Honestly I was in the middle of writing this story when Sen. Joe Manchin called for a new “war on drugs.” I had tentatively titled it “America’s Tragedy.” But Manchin titled it for me.
This isn’t about politics. I fully agree with the Democrat from West Virginia, because he’s absolutely right. The magnitude of the drug problem we have in America is typically buried in small town police reports and glorified in television shows like “Breaking Bad.” Opioid and heroin addiction in America is a national tragedy, and an outrage at how our government has failed to protect the people who elected it.
Manchin told Jake Tapper on CNN’s “The Lead” that we’ve got some places with good success, “and most of them are run by reformed addicts.”
We’re talking about prescription drug abuse here. This is a problem we can absolutely tackle at the state and federal level. This isn’t Mexican cartels bringing in cargo containers of heroin or cocaine. It’s drug companies shipping 780 million pills (opioids) to West Virginia, a state with 1.8 million residents. That’s 433 pain pills per person (man, woman and child), according to a story published Sunday in the Charleston Gazette-Mail.
“These numbers will shake even the most cynical observer,” said former Delegate Don Perdue, D-Wayne, a retired pharmacist who finished his term earlier this month. “Distributors have fed their greed on human frailties and to criminal effect. There is no excuse and should be no forgiveness.”
I read the story and reacted with utter contempt for the drug companies, and the authorities who should have known what was going on and stopped it. Drug wholesalers fought in court to keep the newspaper (and the public) from knowing their sales numbers. I hope prosecutors find something to charge them with.
To me, it’s tantamount to conspiracy to commit murder. The drug companies knew they were killing people. They had to know.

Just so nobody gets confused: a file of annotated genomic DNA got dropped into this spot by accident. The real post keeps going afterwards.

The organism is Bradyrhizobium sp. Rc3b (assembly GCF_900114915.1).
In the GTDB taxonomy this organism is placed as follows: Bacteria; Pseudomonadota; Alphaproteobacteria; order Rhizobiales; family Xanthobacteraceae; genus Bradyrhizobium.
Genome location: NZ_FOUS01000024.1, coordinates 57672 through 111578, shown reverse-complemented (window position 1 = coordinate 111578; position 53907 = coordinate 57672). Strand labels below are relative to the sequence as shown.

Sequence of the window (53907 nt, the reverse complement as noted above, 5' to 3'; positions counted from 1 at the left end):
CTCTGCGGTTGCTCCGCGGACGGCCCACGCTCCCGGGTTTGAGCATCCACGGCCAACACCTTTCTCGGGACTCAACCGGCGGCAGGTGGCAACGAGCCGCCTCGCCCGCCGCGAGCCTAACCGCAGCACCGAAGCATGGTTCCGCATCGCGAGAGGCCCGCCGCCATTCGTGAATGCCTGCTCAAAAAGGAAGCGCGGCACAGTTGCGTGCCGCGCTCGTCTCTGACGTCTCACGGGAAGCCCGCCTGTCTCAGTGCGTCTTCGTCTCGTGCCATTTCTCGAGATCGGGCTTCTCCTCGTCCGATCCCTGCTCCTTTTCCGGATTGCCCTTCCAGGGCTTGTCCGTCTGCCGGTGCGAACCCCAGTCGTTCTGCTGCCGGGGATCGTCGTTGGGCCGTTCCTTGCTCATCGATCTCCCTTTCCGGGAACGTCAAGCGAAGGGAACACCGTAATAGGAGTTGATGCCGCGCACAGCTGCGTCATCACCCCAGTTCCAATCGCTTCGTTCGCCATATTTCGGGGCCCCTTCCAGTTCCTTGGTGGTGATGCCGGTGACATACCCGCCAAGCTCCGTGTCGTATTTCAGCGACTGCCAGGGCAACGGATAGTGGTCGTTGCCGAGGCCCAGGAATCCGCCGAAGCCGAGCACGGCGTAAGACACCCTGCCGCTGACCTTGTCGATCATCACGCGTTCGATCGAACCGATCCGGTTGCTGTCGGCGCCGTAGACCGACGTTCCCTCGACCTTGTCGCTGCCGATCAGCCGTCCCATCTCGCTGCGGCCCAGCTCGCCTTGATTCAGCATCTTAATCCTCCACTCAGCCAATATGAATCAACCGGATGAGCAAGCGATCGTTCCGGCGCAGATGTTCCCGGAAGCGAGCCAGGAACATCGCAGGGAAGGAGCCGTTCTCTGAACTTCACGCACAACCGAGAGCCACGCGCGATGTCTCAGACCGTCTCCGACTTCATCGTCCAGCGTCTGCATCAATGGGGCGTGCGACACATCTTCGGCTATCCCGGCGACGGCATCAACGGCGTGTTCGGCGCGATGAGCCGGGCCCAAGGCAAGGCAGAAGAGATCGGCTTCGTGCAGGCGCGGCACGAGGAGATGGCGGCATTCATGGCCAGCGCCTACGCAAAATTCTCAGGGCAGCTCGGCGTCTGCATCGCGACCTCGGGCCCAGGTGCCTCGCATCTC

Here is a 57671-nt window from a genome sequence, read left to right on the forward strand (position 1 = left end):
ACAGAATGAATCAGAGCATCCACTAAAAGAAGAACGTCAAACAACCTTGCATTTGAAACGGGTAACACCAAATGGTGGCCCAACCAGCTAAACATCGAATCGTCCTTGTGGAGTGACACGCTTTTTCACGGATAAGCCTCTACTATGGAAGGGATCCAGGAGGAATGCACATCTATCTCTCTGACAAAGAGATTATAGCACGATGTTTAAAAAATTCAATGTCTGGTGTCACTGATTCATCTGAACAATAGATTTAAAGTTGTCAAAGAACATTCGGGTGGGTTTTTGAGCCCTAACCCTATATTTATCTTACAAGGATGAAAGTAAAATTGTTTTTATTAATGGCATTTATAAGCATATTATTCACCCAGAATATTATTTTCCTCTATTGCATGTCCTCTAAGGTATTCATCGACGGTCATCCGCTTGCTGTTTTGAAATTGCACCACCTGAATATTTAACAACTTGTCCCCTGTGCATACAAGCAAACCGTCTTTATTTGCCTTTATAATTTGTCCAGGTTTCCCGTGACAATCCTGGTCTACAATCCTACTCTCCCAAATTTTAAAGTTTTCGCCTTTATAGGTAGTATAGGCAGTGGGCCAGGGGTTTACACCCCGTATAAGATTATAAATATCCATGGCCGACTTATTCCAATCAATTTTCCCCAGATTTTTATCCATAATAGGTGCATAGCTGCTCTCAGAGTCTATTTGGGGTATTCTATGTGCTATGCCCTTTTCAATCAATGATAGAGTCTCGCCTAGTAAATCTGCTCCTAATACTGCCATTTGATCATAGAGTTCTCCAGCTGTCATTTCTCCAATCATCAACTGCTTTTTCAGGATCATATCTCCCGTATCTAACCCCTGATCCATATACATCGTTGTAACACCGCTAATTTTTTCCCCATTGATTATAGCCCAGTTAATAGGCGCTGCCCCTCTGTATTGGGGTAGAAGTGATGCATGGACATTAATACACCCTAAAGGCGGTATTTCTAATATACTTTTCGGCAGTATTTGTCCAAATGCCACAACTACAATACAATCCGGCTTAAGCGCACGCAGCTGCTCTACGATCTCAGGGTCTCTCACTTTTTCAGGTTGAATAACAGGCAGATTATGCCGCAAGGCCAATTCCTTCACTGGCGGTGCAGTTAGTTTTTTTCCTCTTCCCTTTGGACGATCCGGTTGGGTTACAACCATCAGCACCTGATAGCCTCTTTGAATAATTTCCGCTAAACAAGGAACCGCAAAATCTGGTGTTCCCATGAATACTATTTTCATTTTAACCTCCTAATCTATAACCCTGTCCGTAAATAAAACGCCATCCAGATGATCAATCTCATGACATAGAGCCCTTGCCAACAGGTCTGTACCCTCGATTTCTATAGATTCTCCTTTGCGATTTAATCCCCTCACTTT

The state’s southern counties have been ravaged by a disproportionate number of pain pills and fatal drug overdoses, records show.
The region includes the top four counties — Wyoming, McDowell, Boone and Mingo — for fatal overdoses caused by pain pills in the U.S., according to CDC data analyzed by the Gazette-Mail.
Another two Southern West Virginia counties — Mercer and Raleigh — rank in the top 10. And Logan, Lincoln, Fayette and Monroe fall among the top 20 counties for fatal overdoses involving prescription opioids.
And all the while, the company executives lined their pockets.
As the fatalities mounted — hydrocodone and oxycodone overdose deaths increased 67 percent in West Virginia between 2007 and 2012 — the drug shippers’ CEOs collected salaries and bonuses in the tens of millions of dollars. Their companies made billions. McKesson has grown into the fifth-largest corporation in America. The drug distributor’s CEO was the nation’s highest-paid executive in 2012, according to Forbes.
Donald Trump was elected president by the people of West Virginia. Not that their votes put him in office, but the suffering, hurting, voiceless folks in rust belt states from Pennsylvania to Wisconsin did the job. Now that their votes were heard, will Trump (to borrow from Bill Clinton) feel their pain?